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 Post subject: Hanami - Cherry Blossoms
PostPosted: June 21st, 2008, 7:51 pm 
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Location: Trier, Germany
This is a title that I don't expect you to find any time soon, it's a German-Japanese co-production, I think NHK and the Bavarian broadcast company were involved.

It's about an elderly Bavarian couple in the middle of their sixties. Rudi is a medium ranking official in a government agency that handles recycling efforts and Trudi is a housewife. In the beginning Trudi learns that her husband only has a few months of good health left (although it is never said what he's suffering from and they don't tell him) and the doctors suggest they go on a last trip, or "some little adventure". But she knows he doesn't like adventures, he's a clichée Bavarian: happily stuck in his conservative smalltown life and his world ends where big cities begin.
But Trudi convinces him to visit their children - the two who live in Berlin, that is. The youngest son works for a German company in Tokyo, too far away fro Rudi's tastes. Visiting the kids is a little catastrophe in itself, since living apart has made them strangers to their parents, nobody knows how to handle the sudden visit, and the couple from the Bavarian countryside does not get along well in "young" Berlin.

It is interesting to note that a topic like homosexuality is handled so free of prejudice in this production - the couple's daughter is a lesbian and she is depicted kissing her girlfriend - since Bavaria is best known for it's conservatism and strict Catholicism (strict in German terms, which are lax compared to some standards). The audience also learns that Trudi has a profound interest in Japanese performing arts - especially Butô, performed by Endô Tadashi in the movie - that goes beyond her pride of her youngest son being successfull in such a far-away country.

So, since the kids in Berlin are obviously nervous having their parents around, Trudi and Rudi leave and go on a trip to the Baltic Sea, where suddenly Trudi dies. Rudi realizes that Trudi had planned her life differently and that she gave up her dreams out of love for him. Trudi wanted to become a Butô dancer herself and train in Japan, and Rudi's bad conscience drives him to Japan, where he lives in his son's apartment and takes walks through this very strange city, wearing his wife's clothes underneath his coat in order to bring her to Japan in this fashion.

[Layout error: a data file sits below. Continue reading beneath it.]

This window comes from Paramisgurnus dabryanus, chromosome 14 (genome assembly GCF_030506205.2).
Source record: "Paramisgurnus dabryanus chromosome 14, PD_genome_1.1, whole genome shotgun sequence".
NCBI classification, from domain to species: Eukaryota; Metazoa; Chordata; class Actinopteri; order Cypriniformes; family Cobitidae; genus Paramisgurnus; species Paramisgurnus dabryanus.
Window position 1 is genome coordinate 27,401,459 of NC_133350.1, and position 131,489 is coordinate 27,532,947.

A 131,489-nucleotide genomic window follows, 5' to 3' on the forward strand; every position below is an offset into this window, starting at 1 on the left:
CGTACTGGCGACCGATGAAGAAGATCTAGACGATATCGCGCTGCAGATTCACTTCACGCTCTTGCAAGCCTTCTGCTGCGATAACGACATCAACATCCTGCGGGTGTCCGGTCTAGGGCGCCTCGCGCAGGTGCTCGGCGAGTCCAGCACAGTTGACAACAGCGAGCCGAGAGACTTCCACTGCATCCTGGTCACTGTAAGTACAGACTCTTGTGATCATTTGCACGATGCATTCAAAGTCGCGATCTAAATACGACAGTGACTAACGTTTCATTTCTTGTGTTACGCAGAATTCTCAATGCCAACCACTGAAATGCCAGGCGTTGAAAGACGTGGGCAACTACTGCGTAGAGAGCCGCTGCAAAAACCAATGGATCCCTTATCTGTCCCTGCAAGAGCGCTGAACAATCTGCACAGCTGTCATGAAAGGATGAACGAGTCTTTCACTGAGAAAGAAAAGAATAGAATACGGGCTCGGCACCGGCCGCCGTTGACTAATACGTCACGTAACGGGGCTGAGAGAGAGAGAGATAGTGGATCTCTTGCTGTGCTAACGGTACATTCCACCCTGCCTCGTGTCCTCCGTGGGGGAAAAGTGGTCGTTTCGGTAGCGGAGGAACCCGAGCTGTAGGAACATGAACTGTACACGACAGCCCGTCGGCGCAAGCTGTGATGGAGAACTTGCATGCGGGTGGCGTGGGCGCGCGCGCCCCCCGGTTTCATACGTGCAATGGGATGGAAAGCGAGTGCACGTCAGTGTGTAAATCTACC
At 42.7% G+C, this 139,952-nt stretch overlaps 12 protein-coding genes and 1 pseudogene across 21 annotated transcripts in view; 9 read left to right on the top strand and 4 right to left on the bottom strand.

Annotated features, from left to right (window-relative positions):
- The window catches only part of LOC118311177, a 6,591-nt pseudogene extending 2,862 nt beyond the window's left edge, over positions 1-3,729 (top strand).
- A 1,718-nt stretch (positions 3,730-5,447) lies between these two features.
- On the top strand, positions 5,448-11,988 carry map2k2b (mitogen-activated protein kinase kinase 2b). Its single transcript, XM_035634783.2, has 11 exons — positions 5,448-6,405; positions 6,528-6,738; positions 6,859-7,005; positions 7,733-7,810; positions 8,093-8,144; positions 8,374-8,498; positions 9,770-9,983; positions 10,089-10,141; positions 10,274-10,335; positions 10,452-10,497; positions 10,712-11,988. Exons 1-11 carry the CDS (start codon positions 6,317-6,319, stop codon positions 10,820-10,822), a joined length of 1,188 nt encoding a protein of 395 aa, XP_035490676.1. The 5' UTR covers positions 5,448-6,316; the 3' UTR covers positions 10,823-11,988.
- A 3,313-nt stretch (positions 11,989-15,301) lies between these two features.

The movie, by Doris Dörrie, goes the whole hog - it demonizes, it mystifies and it glorifies (Japan). When Rudi comes to Tokyo and takes a look at night life you get to see the dark, decadent sides of the metropolis. He visits a sort of erotic bath where he gets washed by two naked girls who chit-chat all the times despite he doesn't understand a word, and he is "invited" to a strip bar where girls dance on tables. I was a bit suprised when they showed flashes of pubic hair, but my mouth yanked wide open when they indeed showed a vagina... :nose: ... well, just as long as you need to snap your fingers, but it was clearly visible. Furthermore he finds a telephone-book-sized Hentai Manga in his (unmarried) son's apartment, and the first page he notices shows a facial cumshot. :shock: Pretty daring for a German movie I'd say, but as a Japan-fan I'm not very fond of this weilding of clichées - "Comics from Japan are all porn! And when they're not porn they're for little kids!"

Japan is being mystified by hints at working moral ("People usually work on weekends, too.") and cherryblossom philosophy (hence the title) - "They're a symbol of transience." Which is BS by the way - read this book by Ohnuki-Tierney and you'll learn that to "die like beautiful falling cherry petals" was propaganda crap made up in the early 1940s and that cherryblossoms were originally representing joy of life...

Be it as it may, glorification comes in the form of Yu, a young woman who dances Butô in Ueno Park, in memory of her mother. The concentrated East-Asian wisdom that innocently comes out of her mouth is sheerly unbelievable. Rudi learns that she is homeless and lives in a tent - in one of these trademark blue tents that visitors can see in Ueno Park and in Shinjuku. Yu is played by a rather unknown dancer named Irizuki Aya (who's so unknown she's not even in Japanese Wikipedia), whom I find very sympathetic since she's not one of these "souped-up" models you usually get to see on television, she looks and comes across very natural and speaks decently English (I'm just wondering because her accent is not what I am used to hear from Japanese).

Alienated from his son, Rudi asks Yu to show him how to do Butô dancing and help him travel to Mt. Fuji. After several days with the mountain hiding behind clouds the weather clears up and at sunrise Rudi dresses in Trudi's Kimono and dances in her place at the shore of a pond in front of Japan's most holy (and best known) mountain - and dies happily, having fulfilled his wish.

Despite the sad ending and its clichée weaknesses I was very happy seeing the movie, especially for free, because I had won the tickets in an online raffle. The story with its psychological implications is interesting as is the soundtrack, the pictures are very well chosen, and the editing is superb I'd say.

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